Whilst some people may agree, others may not- after all, is ‘playing God’ worth it just to make your child a better runner, pianist or author? Perhaps not. But one thing that is more universal is a desire to see our children healthy. So what about then?
Some opponents to using CRISPR or gene editing in this way would say that it completely goes against natural selection, a basic law of nature. But realistically we abandoned any adherence to this law when we developed even rudimentary healthcare facilities and nowhere are we more protective than with our children.
So, whilst a parent may not want to go as far as choosing for their child to have a certain eye or hair colour (although some certainly would), surely many would want to guarantee that their child won’t be susceptible to some deadly disease like, say, cholera, smallpox or HIV?
Furthermore, we already do this – vaccinations. What’s the difference, if any, between effectively vaccinating or immunising babies against certain diseases whilst in the womb, or even before that, instead of after they’ve been born, which actually causes more discomfort.
Modern healthcare is moving at a rate of knots towards a model of preventative medicine, i.e. stopping illnesses or ailments occurring before they happen instead of treating them after the event. If this is the case, then isn’t using CRISPR in this way the ultimate form of preventative medicine?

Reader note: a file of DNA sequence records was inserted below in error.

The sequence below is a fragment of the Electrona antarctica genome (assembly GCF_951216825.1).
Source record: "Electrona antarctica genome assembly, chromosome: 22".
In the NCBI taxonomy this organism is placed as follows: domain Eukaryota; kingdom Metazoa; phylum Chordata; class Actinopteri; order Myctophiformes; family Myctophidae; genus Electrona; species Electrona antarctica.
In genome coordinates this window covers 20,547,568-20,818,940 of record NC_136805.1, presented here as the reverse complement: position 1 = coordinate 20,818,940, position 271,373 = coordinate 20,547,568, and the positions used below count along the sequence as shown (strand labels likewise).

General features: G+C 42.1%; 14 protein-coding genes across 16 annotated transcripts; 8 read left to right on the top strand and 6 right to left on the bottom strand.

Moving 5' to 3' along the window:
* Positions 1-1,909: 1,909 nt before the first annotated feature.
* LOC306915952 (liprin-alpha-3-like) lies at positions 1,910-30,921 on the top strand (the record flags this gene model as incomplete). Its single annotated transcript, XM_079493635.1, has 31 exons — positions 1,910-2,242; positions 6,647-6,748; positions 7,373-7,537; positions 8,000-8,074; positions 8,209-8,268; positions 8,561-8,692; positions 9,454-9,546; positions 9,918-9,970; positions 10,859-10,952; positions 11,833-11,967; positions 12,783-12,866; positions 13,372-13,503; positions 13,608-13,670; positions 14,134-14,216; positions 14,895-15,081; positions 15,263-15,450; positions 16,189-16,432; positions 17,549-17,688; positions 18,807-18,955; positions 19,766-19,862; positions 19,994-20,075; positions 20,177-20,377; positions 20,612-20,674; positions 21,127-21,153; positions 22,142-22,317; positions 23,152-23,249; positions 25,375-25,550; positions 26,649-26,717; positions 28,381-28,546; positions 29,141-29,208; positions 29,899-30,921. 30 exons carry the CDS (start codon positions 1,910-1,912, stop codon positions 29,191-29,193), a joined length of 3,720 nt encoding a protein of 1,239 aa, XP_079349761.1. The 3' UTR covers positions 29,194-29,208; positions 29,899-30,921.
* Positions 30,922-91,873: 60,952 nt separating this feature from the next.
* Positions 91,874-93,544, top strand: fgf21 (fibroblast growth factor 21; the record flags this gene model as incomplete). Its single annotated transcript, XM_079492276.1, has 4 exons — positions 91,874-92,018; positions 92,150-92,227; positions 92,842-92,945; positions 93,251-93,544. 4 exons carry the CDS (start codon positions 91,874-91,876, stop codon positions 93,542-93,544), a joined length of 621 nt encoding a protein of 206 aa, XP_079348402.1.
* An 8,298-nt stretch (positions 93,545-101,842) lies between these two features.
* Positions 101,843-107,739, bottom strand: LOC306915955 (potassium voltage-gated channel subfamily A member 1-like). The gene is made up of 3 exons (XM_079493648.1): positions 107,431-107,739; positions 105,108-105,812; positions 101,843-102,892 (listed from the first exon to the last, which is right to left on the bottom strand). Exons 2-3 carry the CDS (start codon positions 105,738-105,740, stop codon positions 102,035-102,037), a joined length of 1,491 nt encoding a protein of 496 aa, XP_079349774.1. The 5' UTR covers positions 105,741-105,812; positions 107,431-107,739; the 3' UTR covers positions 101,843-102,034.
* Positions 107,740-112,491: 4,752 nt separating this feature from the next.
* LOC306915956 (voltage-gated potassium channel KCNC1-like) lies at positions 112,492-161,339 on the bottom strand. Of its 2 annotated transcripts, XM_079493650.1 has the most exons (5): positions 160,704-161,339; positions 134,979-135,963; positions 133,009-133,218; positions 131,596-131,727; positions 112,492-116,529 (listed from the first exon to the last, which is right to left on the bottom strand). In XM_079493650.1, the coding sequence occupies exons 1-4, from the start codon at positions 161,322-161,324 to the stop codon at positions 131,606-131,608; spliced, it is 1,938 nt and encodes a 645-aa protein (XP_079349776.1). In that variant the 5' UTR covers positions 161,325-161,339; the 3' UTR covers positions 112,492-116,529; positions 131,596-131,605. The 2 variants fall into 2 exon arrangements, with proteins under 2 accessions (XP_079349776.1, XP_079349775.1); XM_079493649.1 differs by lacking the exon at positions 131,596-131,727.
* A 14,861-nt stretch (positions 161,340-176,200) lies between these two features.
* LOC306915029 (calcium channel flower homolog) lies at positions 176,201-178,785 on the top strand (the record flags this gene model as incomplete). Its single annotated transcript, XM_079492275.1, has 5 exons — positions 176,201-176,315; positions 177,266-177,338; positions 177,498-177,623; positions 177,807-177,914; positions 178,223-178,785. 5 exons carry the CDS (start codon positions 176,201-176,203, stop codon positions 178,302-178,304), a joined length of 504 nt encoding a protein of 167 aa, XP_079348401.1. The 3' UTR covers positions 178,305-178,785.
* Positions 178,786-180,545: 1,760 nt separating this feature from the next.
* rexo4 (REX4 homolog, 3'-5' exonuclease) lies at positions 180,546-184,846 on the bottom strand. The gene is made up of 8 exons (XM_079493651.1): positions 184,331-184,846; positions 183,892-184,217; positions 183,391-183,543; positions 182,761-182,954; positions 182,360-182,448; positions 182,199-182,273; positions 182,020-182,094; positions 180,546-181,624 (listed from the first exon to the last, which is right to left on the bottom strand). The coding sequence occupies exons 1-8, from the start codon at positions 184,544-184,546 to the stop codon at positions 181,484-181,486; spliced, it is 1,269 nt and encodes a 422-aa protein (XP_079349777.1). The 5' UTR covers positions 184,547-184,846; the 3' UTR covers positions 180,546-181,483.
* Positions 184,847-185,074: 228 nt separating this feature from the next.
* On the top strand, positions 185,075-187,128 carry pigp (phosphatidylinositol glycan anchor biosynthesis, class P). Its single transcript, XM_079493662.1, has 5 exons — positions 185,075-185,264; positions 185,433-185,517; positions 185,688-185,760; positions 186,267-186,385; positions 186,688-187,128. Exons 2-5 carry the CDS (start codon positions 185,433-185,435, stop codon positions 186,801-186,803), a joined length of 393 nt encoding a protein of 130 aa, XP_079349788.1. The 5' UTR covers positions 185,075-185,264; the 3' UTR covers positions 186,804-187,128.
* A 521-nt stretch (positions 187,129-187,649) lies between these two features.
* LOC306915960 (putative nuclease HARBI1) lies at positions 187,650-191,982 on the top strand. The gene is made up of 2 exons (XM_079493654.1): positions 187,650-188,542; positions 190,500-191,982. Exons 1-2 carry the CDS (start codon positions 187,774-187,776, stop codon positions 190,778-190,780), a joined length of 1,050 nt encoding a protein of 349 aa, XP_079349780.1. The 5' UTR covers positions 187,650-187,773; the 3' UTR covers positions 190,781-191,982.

For the most part of this article I’ve been playing devils’ advocate to the widespread and popular opinion that what Dr He did was fundamentally wrong, for a range of scientific and moral reasons. In this piece, announcing the WHO’s assembly of an expert panel to discuss genome editing, it’s also reported Dr He is missing, believed to be under house arrest in his native China.
Condemnation has been widespread as the experiments have been seen not only to break international guidelines on genome editing in humans but also for the precedent it sets. I read in one publication when researching this article was that an important ethical issue in research is that the benefits must outweigh the risks. And with the ethical doors that Dr He’s trials have opened the question is now whether they should remain open to all the future potential consequences and subsequent risks, or firmly closed again.
In his video, Dr Dawkins agreed that it’s this unknown that is an issue saying that, practically speaking, we don’t understand what the consequences of these sorts of actions could be. They might be bad.
So, that leads me back to the question I posed right at the start of this article. If you could, would you? And if yes, whilst you were asking for your baby to be immune to certain diseases might you also be tempted to ask for them to also be excellent at football, if it were possible? Or would you go even further? Pick an eye or hair colour perhaps?
It’s a fascinating debate and I’d love to hear the thoughts of my network, so please leave them in the comments below!
I’m working on a variety of roles in the CRISPR space. If you’d like to know more, feel free to drop me a message on LinkedIn, or send me an email at firstname.lastname@example.org